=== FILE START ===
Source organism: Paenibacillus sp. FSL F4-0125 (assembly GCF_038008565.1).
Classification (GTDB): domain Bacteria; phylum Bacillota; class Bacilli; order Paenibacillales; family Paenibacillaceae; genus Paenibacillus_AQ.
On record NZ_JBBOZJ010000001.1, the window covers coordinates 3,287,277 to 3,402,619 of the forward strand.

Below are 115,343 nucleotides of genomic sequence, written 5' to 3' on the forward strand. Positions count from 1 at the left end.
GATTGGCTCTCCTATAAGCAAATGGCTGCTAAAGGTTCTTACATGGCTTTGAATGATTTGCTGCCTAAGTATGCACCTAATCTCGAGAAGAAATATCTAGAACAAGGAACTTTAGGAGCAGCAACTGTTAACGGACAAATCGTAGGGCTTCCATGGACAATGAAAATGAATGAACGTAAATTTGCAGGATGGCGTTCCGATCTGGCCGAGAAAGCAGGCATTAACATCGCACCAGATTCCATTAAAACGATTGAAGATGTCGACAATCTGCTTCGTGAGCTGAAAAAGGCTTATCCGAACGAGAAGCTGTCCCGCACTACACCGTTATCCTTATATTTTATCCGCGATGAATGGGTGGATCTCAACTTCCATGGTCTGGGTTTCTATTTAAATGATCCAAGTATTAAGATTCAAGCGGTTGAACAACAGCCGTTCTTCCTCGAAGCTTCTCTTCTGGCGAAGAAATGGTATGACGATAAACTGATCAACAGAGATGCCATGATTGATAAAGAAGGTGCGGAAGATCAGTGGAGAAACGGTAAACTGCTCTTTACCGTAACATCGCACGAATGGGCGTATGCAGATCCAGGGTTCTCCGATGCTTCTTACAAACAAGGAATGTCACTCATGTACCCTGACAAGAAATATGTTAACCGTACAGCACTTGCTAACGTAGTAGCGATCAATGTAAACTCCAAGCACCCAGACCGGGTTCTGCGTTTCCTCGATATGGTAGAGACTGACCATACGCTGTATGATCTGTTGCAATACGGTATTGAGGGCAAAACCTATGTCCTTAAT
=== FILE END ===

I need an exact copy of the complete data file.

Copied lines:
Source organism: Paenibacillus sp. FSL F4-0125 (assembly GCF_038008565.1).
Classification (GTDB): domain Bacteria; phylum Bacillota; class Bacilli; order Paenibacillales; family Paenibacillaceae; genus Paenibacillus_AQ.
On record NZ_JBBOZJ010000001.1, the window covers coordinates 3,287,277 to 3,402,619 of the forward strand.

Below are 115,343 nucleotides of genomic sequence, written 5' to 3' on the forward strand. Positions count from 1 at the left end.
GATTGGCTCTCCTATAAGCAAATGGCTGCTAAAGGTTCTTACATGGCTTTGAATGATTTGCTGCCTAAGTATGCACCTAATCTCGAGAAGAAATATCTAGAACAAGGAACTTTAGGAGCAGCAACTGTTAACGGACAAATCGTAGGGCTTCCATGGACAATGAAAATGAATGAACGTAAATTTGCAGGATGGCGTTCCGATCTGGCCGAGAAAGCAGGCATTAACATCGCACCAGATTCCATTAAAACGATTGAAGATGTCGACAATCTGCTTCGTGAGCTGAAAAAGGCTTATCCGAACGAGAAGCTGTCCCGCACTACACCGTTATCCTTATATTTTATCCGCGATGAATGGGTGGATCTCAACTTCCATGGTCTGGGTTTCTATTTAAATGATCCAAGTATTAAGATTCAAGCGGTTGAACAACAGCCGTTCTTCCTCGAAGCTTCTCTTCTGGCGAAGAAATGGTATGACGATAAACTGATCAACAGAGATGCCATGATTGATAAAGAAGGTGCGGAAGATCAGTGGAGAAACGGTAAACTGCTCTTTACCGTAACATCGCACGAATGGGCGTATGCAGATCCAGGGTTCTCCGATGCTTCTTACAAACAAGGAATGTCACTCATGTACCCTGACAAGAAATATGTTAACCGTACAGCACTTGCTAACGTAGTAGCGATCAATGTAAACTCCAAGCACCCAGACCGGGTTCTGCGTTTCCTCGATATGGTAGAGACTGACCATACGCTGTATGATCTGTTGCAATACGGTATTGAGGGCAAAACCTATGTCCTTAAT